But that brings me to the bad news: 20, 17, 14, 13, probably 11, maybe 10 if we’re lucky. That’s the total unit volume for ILC shipments out of Japan since 2012, with 2016 and 2017 estimated. Yes, the falloff of the curve seems to be flattening, but the trend is still down. Coupled with the fact that camera companies now want you to buy more expensive cameras to make up the difference in sales dollars to them, there’s strong potential that there’s just a built-in on-going decline in place.
Compact cameras are worse. There’s no real sign of flattening in that decline at all. We seem to be on a path ranging from 25% to 35% decline each year now, with nothing indicating that trend will end.
The big thing to watch in 2017 is whether the selling channels survive all this downsizing of the camera market. We’re continuing to lose retailers, and big boxes like Best Buy have mostly downsized their camera selling spaces. What we need to pay attention to is whether that trend accelerates or stabilizes. If the former, it’s not going to make a lot of difference what the products are, there just won’t be places to go see them and that will stall out the ability to find new customers.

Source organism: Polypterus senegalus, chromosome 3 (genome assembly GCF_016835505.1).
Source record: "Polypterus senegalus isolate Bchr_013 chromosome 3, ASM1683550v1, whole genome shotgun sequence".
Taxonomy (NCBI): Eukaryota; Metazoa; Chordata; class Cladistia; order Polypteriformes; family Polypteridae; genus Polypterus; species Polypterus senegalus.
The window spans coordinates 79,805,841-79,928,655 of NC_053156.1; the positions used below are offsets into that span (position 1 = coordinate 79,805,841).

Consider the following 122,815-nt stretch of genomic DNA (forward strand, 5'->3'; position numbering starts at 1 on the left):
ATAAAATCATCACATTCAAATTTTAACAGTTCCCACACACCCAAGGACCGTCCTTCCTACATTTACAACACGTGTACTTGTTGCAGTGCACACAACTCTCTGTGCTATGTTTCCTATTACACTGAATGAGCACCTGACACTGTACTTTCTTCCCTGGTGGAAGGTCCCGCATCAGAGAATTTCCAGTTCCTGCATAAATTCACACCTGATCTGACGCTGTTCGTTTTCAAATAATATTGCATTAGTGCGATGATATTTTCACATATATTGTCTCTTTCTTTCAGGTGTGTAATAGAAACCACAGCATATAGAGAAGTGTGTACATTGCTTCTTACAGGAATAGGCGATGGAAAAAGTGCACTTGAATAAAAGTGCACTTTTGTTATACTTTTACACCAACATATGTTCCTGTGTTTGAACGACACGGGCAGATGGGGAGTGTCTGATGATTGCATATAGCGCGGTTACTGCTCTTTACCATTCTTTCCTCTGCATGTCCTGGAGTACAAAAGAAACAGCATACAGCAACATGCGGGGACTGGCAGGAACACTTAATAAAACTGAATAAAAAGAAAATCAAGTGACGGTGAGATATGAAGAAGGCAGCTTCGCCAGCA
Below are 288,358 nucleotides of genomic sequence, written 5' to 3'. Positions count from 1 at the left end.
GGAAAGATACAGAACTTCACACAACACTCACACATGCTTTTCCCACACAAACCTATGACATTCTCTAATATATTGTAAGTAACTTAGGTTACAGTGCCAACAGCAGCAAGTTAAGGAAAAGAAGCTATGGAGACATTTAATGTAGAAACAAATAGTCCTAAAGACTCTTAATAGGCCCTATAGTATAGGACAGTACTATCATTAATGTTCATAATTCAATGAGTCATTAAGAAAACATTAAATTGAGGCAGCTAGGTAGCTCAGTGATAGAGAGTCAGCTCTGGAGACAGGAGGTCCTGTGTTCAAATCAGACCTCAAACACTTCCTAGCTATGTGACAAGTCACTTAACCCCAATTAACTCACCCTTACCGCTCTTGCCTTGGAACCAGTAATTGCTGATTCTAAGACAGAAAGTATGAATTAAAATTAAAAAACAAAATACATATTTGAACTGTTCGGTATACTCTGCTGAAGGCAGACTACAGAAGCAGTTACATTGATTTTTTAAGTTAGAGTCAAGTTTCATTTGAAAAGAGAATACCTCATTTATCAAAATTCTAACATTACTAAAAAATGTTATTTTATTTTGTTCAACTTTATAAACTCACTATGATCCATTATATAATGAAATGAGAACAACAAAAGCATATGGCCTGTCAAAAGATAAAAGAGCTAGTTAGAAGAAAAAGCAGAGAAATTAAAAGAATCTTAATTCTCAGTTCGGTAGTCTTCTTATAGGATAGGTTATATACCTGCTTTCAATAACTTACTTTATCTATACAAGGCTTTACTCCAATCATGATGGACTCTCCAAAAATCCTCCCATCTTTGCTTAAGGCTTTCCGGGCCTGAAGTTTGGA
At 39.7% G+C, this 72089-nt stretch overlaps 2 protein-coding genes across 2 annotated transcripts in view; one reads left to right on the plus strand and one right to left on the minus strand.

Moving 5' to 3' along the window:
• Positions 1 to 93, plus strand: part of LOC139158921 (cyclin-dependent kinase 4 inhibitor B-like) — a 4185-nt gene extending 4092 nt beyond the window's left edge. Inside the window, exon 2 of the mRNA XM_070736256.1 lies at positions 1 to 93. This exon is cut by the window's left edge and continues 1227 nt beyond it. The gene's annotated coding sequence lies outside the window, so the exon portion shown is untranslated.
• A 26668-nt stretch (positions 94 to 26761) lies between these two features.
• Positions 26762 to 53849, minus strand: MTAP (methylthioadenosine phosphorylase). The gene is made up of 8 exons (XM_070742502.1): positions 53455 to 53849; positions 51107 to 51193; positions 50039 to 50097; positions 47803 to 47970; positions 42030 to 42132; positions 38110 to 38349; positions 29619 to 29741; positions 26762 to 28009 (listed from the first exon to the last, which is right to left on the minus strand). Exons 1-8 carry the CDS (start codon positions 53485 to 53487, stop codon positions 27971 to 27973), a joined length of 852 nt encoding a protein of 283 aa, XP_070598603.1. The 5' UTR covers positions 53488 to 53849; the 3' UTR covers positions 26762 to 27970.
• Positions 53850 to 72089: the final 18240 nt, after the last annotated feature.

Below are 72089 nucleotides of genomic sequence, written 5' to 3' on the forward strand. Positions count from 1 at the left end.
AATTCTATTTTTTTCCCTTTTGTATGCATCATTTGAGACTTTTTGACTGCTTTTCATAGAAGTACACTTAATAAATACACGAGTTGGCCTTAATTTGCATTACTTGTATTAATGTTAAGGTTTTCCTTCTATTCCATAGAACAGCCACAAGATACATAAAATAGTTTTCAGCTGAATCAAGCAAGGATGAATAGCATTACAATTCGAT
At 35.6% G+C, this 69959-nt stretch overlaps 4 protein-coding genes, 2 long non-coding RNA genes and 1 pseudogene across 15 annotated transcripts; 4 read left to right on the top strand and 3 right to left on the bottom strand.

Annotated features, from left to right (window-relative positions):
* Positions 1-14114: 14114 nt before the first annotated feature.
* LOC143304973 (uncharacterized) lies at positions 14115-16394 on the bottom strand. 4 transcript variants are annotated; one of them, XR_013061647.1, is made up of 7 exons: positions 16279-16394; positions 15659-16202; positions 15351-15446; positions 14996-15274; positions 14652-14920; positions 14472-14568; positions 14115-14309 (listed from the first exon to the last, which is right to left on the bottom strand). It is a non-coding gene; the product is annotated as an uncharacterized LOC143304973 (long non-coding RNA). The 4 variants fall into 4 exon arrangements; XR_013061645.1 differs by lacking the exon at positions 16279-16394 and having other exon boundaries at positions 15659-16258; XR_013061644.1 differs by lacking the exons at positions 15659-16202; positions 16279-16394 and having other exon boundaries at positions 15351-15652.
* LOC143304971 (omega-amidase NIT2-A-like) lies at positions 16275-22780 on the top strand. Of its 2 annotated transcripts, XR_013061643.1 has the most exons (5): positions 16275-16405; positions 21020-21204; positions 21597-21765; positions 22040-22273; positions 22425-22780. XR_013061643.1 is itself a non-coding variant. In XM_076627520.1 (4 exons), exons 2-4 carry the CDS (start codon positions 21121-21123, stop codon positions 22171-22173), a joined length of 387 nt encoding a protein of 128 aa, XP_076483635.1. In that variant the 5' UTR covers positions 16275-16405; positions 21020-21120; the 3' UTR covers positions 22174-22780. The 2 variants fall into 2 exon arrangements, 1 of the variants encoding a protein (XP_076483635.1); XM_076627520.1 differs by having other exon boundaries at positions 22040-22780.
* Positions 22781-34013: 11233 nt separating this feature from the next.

Remember, the ILC customer base is fairly old and getting older. Part of the decline in ILC sales is due to just that factor alone. So the more ILC cameras become niche objects that don’t appear widely in stores—and fail to solve the Millennials’ desire for instant sharing—the more the decline simply continues.
So I would say that the prognosis for 2017 should be this: if your camera maker gives you something interesting and great during the year, be thankful.
I think Nikon will be doing just that for us F-mounters, so I’m anticipating 2017 will be a repeat of 2016 for us: a set of very nice cameras and lenses to consider adding to our gear closet, plus a few lukewarm things that probably don’t interest us much.
So if the glass was 3/4 full in 2016, it’s still going to be 3/4 full in 2017. Enjoy.